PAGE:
Post by: Jaded on August 23, 2017, 09:03:37 pm
Here you go, a repost

(http://www.alfiecat.co.uk/yetacf/DSC_3819%20%281%29.jpg)

Wow. Just absolutely wow.

No words to describe it, and this shot doesn't do totality justice at all.

I'll write a full report later...
Title: Re: The moon and other astronomy stuff
Post by: fuzzy (retd.) AAGE on August 24, 2017, 11:39:31 pm
 :thumbsup:
Title: Re: The moon and other astronomy stuff
Post by: Jaded on August 25, 2017, 07:06:35 am
:)

A few more

Where we were

(http://www.alfiecat.co.uk/yetacf/DSC_6287%20%281%29.jpg)

A while after first contact

(http://www.alfiecat.co.uk/yetacf/DSC_3653.jpg)

Some solar flares

(http://www.alfiecat.co.uk/yetacf/DSC_3792.jpg)
Title: Re: The moon and other astronomy stuff
Post by: Jaded on August 26, 2017, 07:41:19 pm
I'm going through photos at the moment.

(http://www.alfiecat.co.uk/yetacf/Eclipse-Composite.jpg)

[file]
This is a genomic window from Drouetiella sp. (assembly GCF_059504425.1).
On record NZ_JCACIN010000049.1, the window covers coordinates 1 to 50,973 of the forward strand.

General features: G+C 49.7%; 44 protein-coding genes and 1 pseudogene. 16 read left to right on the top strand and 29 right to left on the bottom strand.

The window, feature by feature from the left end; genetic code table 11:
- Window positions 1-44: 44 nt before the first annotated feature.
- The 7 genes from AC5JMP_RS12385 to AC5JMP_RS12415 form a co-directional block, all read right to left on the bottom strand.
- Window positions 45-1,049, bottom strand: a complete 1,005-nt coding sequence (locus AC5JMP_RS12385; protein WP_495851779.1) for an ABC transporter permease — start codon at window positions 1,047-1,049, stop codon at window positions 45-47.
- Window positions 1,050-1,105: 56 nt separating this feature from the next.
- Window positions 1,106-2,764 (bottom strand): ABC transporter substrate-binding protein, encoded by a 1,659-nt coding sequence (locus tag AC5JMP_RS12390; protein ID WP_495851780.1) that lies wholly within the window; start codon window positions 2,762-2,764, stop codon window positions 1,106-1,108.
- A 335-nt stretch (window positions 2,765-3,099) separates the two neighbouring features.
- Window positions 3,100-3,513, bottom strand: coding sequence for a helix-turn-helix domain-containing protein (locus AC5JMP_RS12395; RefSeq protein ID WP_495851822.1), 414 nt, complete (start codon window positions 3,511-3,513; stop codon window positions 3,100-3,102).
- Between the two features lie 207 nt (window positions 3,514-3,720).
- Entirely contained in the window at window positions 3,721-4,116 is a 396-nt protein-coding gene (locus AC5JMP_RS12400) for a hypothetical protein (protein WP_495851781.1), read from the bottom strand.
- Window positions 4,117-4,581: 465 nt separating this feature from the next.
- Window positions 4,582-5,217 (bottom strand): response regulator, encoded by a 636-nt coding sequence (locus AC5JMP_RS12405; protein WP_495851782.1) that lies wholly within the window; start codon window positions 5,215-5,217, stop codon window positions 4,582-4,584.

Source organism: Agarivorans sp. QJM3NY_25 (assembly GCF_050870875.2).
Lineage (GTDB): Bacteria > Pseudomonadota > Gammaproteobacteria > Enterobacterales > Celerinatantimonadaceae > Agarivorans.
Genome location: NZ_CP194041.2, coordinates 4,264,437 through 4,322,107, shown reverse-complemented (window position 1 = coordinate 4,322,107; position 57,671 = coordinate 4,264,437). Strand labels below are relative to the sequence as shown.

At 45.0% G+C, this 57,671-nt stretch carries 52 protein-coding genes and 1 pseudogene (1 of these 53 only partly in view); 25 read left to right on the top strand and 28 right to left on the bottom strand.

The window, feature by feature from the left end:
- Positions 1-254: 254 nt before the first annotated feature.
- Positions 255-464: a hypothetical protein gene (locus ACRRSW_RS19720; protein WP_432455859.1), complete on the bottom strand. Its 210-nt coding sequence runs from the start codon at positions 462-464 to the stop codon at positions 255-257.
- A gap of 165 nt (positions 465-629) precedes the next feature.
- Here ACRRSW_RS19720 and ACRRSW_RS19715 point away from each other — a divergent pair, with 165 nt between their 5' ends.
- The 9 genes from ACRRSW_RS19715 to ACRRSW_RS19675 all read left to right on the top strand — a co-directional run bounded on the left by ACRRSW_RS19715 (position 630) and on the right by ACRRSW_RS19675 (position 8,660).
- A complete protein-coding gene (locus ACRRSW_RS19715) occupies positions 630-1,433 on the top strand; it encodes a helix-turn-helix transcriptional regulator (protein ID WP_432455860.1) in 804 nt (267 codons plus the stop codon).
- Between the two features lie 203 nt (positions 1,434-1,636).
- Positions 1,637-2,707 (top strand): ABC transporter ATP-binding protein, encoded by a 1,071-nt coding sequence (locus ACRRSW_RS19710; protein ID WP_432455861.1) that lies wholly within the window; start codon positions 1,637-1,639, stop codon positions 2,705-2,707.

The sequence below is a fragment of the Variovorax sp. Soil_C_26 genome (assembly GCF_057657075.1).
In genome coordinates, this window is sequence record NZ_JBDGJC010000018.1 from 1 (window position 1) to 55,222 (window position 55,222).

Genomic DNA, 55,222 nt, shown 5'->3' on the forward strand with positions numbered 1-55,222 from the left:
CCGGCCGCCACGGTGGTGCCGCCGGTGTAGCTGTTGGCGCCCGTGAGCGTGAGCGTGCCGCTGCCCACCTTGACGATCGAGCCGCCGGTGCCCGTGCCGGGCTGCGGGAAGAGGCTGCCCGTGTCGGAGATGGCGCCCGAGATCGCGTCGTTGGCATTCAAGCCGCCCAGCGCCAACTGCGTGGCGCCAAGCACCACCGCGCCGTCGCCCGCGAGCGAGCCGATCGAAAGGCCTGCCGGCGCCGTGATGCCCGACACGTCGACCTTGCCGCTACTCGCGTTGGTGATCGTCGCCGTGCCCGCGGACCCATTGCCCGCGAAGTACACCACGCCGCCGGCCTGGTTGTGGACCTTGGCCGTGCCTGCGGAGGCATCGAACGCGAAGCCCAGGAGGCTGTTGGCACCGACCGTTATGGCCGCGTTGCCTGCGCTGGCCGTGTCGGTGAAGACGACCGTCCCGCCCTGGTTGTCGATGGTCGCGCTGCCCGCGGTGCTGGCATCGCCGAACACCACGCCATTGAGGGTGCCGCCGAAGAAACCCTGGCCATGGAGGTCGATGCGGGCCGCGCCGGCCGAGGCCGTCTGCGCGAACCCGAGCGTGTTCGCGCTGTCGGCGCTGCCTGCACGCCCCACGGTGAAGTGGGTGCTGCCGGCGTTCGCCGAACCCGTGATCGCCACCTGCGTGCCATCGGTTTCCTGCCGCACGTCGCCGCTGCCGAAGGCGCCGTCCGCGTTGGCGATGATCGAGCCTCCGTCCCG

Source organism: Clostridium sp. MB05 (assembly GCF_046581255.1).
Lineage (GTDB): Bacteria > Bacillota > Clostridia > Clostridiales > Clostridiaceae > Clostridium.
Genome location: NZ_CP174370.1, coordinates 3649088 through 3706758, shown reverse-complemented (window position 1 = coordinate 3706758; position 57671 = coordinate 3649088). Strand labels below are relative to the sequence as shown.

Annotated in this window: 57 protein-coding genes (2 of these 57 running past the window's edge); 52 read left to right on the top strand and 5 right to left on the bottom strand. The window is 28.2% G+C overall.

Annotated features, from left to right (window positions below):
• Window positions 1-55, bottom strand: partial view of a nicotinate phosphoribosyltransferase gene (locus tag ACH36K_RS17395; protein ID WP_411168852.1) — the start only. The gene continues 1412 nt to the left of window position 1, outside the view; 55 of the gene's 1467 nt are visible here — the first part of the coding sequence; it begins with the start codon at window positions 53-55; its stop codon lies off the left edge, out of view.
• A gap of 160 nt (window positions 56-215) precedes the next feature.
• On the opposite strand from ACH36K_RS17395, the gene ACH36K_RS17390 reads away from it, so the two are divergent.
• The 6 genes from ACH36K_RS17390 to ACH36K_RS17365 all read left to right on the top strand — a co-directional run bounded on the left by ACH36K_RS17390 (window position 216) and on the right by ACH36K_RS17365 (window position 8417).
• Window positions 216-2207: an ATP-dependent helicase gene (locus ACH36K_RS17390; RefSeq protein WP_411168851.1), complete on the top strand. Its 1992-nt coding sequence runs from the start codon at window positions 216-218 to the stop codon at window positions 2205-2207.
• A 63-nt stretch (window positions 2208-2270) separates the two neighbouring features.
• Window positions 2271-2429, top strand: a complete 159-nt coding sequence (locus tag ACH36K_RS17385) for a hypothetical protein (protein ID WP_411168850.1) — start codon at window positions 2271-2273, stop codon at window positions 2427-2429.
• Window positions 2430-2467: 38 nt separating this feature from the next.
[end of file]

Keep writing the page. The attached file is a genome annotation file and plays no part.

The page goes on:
I made the sun yellow because someone said it looks better that way  ;D
Also although I took loads of photos of the stages, I haven't chosen completely symmetrical ones.

I'll write a story soon...
Title: Re: The moon and other astronomy stuff
Post by: hellymedic on August 26, 2017, 08:34:13 pm
That is seriously good!
Have you seen the BAA's page on members' eclipse submissions? https://britastro.org/node/10981 (https://britastro.org/node/10981)
Title: Re: The moon and other astronomy stuff
Post by: T42 on August 27, 2017, 08:43:16 am
:thumbsup:
Title: Re: The moon and other astronomy stuff
Post by: Jaded on August 27, 2017, 07:18:53 pm
So here is the story...

This probably started in 1999 when my son and I saw the clouds go dark in Devon. Since that experience I harboured a desire to see totality properly. In 2015 travelled up to the far NW of Scotland to see 97%, dark and weird but not total.

So a plan was hatched to take a holiday in North America, seeing a business associate in Canada, then hiring a campervan from Calgary and driving to the eclipse zone. All good, except the near £4k cost of a suitable campervan, and its associated milage and fuel charges. I phoned a school friend in Salt Lake City and next thing we were planning to stay with him and have a loan of one of their cars!